The Envoy

Gadhafi son Saadi called to discuss surrender, Libyan rebel says

The Envoy

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Saadi Gadhafi, then president of Libya's soccer federation, dad Moammar Gadhafi, and Seif al-Islam Gadhafi. (A …

Saadi Gadhafi, the third of Moammar Gadhafi's eight biological sons and a former Libyan national team soccer player, has been in contact with Libyan rebels to negotiate his possible surrender, Al Jazeera reported Wednesday.

According to Abdelhakim Belhaj, the Libyan rebel commander in Tripoli, "Saadi doesn't want to leave Libya, he wants to talk to the national council and negotiate his surrender," Al Jazeera's James Bays reported. Bays wrote that Belhaj "thinks he knows the whereabouts of Saadi Gaddafi from the phone call. Also says he believes some senior figures of the government are now ready to surrender, such as the former prime minister."

Belhaj is the former commander of the Libyan Islamic Fighting Group, which had links with al Qaeda and the Taliban. (You can see a useful primer on the group here.)

But in his exclusive interview with Al Jazeera Wednesday, Belhaj "made a point of saying that any of those who do surrender will be treated properly, and court cases will be held to international norms," Bays reported.

Libya's rebels also claim to have gathered information that they hope will lead them to Gadhafi. "Gadhafi is now fleeing, and we have a good idea where he is," NTC minister Ali Tarhouni boasted to the network. "We don't have any doubt that we will catch him."


The hunt for Gadhafi has led rebels and reporters to remaining Gadhafi regime strongholds in the north African nation, including his hometown of Sirte earlier this week, and most recently to Bani Walid and Sabha, in southern Libya. But sometimes it seems that the rebels and Gadhafi loyalists are engaged in a cat-and-mouse game in a country that spans the Mediterranean coast on its north, and shares borders with Chad, Sudan, Mali, and Egypt to its east and Algeria and Tunisia to the west.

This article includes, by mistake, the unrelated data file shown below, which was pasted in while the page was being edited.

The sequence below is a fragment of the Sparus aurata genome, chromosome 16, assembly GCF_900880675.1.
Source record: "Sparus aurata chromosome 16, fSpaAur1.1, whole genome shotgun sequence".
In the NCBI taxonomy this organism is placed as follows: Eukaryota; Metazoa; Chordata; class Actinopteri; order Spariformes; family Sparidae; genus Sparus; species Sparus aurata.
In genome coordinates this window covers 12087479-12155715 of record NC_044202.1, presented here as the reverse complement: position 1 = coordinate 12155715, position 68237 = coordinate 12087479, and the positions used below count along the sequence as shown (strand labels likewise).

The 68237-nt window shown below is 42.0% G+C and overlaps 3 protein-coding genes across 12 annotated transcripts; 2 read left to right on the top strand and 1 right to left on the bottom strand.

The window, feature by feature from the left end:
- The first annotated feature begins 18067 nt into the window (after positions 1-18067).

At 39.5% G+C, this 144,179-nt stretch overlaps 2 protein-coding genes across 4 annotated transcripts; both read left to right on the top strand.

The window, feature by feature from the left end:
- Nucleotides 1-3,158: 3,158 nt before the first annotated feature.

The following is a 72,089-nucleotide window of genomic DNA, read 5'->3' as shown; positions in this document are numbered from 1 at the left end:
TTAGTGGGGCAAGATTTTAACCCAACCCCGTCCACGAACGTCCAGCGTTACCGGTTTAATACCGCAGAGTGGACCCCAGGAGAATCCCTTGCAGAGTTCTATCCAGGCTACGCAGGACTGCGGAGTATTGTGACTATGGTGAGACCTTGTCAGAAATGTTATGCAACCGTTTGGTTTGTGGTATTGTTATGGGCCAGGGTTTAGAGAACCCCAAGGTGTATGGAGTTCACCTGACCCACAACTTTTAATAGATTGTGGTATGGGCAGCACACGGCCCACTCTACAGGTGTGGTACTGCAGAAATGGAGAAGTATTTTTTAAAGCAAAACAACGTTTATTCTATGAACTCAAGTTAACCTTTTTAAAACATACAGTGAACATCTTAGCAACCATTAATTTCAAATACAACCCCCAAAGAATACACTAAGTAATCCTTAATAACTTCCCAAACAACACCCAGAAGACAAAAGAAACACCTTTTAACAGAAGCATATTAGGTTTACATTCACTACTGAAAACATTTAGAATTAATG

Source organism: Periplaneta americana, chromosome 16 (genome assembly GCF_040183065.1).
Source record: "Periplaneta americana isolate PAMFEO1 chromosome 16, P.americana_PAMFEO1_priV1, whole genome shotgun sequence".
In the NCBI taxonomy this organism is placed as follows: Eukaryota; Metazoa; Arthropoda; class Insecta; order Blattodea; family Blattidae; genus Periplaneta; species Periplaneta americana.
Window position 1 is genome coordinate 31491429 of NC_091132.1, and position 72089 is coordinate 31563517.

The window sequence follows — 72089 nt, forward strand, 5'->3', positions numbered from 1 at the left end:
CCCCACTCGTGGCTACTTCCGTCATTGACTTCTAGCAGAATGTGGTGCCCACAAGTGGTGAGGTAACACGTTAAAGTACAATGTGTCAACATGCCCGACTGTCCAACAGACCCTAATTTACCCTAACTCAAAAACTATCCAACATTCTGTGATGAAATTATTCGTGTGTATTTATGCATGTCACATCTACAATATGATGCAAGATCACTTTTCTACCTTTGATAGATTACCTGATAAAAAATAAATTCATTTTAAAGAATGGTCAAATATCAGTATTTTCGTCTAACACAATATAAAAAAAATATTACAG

"Spoke to 2 guards who say the Col. [Gadhafi] was at [his son] Khamis's base in Salahedin," the Guardian's Martin Chulov reported on Twitter Wednesday. "Khamis tried to meet Mutassim in Bani Walid. Gadhafi went south."

Bani Walid "is still not secure," Chulov continued, adding that NATO had bombed the city today.

Gadhafi has eight sons and one daughter. His wife, Safia, and her three children--sons Hannibal and Mohammed, and daughter Aisha--went to Algeria, the Algerian foreign ministry said Monday. Since her arrival, Aisha, a lawyer, gave birth to a daughter.

Over the past few days, rebels have repeatedly said that they think Gadhafi's son Khamis has been killed, apparently in an air strike.

Still missing from Gadhafi's brood: his son and former heir apparent Seif al-Islam, who along with his father and Libya's former intelligence chief, is the subject of arrest warrants by the International Criminal Court in the Hague. Also at large, of course, is the elusive colonel himself.

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